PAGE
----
We spoke to Ramida Juengpaisal about what it’s like to be a female coder in Thailand, and if the COVID-19 crisis could create new opportunities for women in tech
As a female coder, Ramida Juengpaisal is something of a rarity in the male-dominated technology industry in Thailand.
Women make up more than half of the country's technology and science researchers but still encounter obstacles like gender stereotyping and social anxiety, according to the United Nations.
Ramida, 24, and her colleagues at web design firm 5LAB in Bangkok built a web tracker of coronavirus cases in the city of over 8 million people that gives residents up-to-date news and information about the pandemic.
The Thomson Reuters Foundation asked Ramida about breaking into the tech industry and if the coronavirus crisis could create new opportunities for women coders.
How did you come up with the idea for the tracker?
My mother messaged me about a coronavirus case near my office in early March. I searched online for more details, but there was no single database that aggregated all information.
I took the idea of creating a website that curates data about COVID-19 to my colleagues at 5LAB, we brainstormed and came up with the tracker which we built overnight.
How widely has the tracker been used? What kind of feedback have you received?
At its peak, some 40,000-50,000 users per minute were accessing the tracker. We have recorded about 8.5 million unique users since we launched.
Based on user feedback on accessing reliable information, we added a news section. We also added three more languages besides Thai and English - Chinese traditional, Chinese simplified and Japanese.
How did you get interested in tech?
In my third year of studying industrial design at the Chulalongkorn University (Bangkok) I took a course in technology design. Coding is fun, and I can also make a meaningful contribution because good design can change the way people live.
With better design, technology can solve problems and make people's lives easier, better.
What's been your experience as a woman in tech?
Women are under-represented in the tech industry. For women in the industry, there are often fewer opportunities. The biggest challenge is the perception that girls are less suited for technology-based roles. But this is changing.
Growing up, I always heard that men are more logical and that women use emotions rather than reason. This is the starting point of gender bias that persists in the tech industry and in other industries, too. It might lead people to think that women have less programming logic than men.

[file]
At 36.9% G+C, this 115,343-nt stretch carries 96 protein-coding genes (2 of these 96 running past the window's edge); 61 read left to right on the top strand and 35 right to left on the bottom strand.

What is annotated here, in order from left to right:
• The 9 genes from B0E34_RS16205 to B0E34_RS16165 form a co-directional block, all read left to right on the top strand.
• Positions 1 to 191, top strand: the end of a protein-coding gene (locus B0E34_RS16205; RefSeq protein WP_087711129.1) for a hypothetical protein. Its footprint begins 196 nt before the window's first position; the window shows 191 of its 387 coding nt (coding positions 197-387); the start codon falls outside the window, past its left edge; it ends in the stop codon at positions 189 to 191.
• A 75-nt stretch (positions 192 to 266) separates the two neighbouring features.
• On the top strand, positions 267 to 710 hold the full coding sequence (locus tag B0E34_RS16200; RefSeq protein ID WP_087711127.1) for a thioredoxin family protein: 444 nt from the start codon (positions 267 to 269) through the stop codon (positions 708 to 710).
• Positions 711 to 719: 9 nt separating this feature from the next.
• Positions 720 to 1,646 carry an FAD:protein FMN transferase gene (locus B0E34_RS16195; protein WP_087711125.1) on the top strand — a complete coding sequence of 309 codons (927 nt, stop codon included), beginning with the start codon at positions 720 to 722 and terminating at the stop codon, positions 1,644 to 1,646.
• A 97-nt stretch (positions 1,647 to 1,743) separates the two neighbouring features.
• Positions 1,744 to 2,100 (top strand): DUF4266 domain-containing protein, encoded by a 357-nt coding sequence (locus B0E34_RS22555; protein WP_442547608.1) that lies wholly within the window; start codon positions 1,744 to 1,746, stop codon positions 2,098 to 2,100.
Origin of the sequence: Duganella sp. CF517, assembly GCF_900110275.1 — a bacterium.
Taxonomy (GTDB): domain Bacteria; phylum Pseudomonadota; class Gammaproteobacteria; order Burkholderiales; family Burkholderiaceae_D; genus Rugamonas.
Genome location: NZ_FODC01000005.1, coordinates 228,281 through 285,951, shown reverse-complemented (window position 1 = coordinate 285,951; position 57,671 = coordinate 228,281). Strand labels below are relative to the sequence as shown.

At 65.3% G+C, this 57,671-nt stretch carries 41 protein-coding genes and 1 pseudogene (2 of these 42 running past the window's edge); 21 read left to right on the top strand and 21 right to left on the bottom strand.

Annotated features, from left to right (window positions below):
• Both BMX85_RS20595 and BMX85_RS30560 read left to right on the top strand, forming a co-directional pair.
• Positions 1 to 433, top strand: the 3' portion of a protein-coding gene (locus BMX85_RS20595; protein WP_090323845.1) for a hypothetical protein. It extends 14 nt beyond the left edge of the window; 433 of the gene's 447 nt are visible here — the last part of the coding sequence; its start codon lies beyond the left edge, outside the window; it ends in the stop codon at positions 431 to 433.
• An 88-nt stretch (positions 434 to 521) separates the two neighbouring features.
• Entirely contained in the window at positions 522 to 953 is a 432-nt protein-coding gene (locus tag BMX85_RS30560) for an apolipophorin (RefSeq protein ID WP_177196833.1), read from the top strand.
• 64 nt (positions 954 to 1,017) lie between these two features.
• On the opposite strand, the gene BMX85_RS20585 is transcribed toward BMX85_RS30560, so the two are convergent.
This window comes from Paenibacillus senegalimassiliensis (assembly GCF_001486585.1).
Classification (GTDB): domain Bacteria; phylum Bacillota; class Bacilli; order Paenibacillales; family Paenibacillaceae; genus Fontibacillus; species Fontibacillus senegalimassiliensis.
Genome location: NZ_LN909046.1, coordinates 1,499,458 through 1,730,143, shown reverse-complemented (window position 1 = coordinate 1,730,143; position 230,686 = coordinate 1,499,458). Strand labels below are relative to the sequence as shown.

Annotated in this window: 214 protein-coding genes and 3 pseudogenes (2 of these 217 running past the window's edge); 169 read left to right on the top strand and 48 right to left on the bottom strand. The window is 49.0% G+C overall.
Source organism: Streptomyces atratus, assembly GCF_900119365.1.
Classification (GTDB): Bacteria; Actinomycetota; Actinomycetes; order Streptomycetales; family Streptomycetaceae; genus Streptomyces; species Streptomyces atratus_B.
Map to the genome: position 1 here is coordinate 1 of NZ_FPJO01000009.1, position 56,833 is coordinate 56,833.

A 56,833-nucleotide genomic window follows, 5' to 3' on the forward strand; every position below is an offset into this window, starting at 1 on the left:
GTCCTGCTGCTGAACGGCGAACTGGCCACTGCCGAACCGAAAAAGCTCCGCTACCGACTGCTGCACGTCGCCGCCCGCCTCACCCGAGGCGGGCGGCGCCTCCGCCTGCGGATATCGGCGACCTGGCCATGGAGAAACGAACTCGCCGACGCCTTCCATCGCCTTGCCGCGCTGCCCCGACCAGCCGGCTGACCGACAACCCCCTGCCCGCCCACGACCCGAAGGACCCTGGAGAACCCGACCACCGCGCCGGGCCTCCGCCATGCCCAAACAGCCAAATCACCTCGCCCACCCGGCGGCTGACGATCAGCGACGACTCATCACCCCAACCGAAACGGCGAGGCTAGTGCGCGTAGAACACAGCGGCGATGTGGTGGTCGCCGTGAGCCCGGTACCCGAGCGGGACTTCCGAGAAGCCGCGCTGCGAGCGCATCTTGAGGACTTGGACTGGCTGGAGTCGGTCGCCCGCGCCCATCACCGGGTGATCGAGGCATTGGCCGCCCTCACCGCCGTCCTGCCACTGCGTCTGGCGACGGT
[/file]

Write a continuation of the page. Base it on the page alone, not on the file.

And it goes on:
While I have not faced any discrimination myself, some of my female friends have faced challenges including bias in the recruiting process, and not being considered for promotions.
How do you think the coronavirus is changing the way people use tech?
This crisis has pushed people to use online platforms more: from ordering food to shopping, to education, entertainment and banking, video-conferencing, doctor consultations and fitness classes.
We are going to see a big change in how we design and use technology after the crisis. We will value good design more, and the people who provide it.
This crisis is also teaching us that tech can help women in difficult situations: for example, apps that can help women report domestic violence more effectively at a time like this, by collecting evidence of abuse, compiling timelines and exporting reports.
What needs to happen in order for women to play a more significant role in building new technology?
Women are still denied access to technology. For many women, simply being able to access information online is an easy way to gain knowledge and resources. Although girls and women are still unable to access the internet in many parts of the world.
We need more women in tech. One good thing about this crisis is that we have seen people - including women - come forward to create things that are useful to others, and be recognised.
(Reporting by Rina Chandran @rinachandran; Editing by Tom Finn. Please credit the Thomson Reuters Foundation, the charitable arm of Thomson Reuters, that covers the lives of people around the world who struggle to live freely or fairly. Visit http://news.trust.org)
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